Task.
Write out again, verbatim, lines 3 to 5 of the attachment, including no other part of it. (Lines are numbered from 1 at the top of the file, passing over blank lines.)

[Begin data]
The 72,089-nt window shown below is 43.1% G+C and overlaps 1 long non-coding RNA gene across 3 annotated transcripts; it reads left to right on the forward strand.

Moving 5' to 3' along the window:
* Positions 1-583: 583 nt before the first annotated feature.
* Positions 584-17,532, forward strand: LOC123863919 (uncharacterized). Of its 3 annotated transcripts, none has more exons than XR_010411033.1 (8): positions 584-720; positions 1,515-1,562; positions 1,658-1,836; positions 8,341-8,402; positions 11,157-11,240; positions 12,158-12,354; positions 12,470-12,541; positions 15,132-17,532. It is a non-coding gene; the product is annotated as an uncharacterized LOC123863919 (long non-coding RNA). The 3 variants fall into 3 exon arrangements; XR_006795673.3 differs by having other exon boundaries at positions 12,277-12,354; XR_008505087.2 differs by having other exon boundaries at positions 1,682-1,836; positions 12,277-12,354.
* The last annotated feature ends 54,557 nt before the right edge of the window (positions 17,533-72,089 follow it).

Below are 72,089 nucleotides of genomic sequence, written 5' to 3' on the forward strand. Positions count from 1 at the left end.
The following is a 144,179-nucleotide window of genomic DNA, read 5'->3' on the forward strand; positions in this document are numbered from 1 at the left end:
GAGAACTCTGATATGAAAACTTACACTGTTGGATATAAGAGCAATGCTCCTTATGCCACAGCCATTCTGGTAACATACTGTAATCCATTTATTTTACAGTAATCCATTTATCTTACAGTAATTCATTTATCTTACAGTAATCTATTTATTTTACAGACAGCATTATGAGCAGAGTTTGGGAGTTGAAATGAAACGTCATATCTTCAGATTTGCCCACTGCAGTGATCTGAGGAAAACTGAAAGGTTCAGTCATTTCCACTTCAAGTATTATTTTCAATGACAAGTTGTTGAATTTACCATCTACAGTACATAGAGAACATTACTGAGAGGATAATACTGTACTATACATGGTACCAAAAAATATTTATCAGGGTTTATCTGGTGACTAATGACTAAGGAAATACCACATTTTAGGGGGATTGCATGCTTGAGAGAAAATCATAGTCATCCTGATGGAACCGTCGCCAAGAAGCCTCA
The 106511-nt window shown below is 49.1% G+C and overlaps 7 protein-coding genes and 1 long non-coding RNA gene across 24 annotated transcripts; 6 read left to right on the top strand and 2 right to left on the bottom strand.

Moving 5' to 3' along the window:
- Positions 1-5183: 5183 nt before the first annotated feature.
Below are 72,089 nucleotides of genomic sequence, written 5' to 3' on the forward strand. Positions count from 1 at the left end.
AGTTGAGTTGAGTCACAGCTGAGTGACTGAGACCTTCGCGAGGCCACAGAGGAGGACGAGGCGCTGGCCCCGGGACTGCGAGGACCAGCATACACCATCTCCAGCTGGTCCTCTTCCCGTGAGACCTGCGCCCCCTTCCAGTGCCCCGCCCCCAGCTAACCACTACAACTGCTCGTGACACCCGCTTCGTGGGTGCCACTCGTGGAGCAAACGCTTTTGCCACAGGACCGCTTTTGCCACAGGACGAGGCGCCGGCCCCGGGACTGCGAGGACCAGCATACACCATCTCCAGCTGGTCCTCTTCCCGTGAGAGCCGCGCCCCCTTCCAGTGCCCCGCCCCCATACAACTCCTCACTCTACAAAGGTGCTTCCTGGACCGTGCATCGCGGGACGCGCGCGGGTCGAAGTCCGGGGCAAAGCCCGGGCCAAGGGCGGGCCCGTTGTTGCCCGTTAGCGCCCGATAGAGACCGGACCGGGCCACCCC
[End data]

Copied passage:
* Positions 1-583: 583 nt before the first annotated feature.
* Positions 584-17,532, forward strand: LOC123863919 (uncharacterized). Of its 3 annotated transcripts, none has more exons than XR_010411033.1 (8): positions 584-720; positions 1,515-1,562; positions 1,658-1,836; positions 8,341-8,402; positions 11,157-11,240; positions 12,158-12,354; positions 12,470-12,541; positions 15,132-17,532. It is a non-coding gene; the product is annotated as an uncharacterized LOC123863919 (long non-coding RNA). The 3 variants fall into 3 exon arrangements; XR_006795673.3 differs by having other exon boundaries at positions 12,277-12,354; XR_008505087.2 differs by having other exon boundaries at positions 1,682-1,836; positions 12,277-12,354.
* The last annotated feature ends 54,557 nt before the right edge of the window (positions 17,533-72,089 follow it).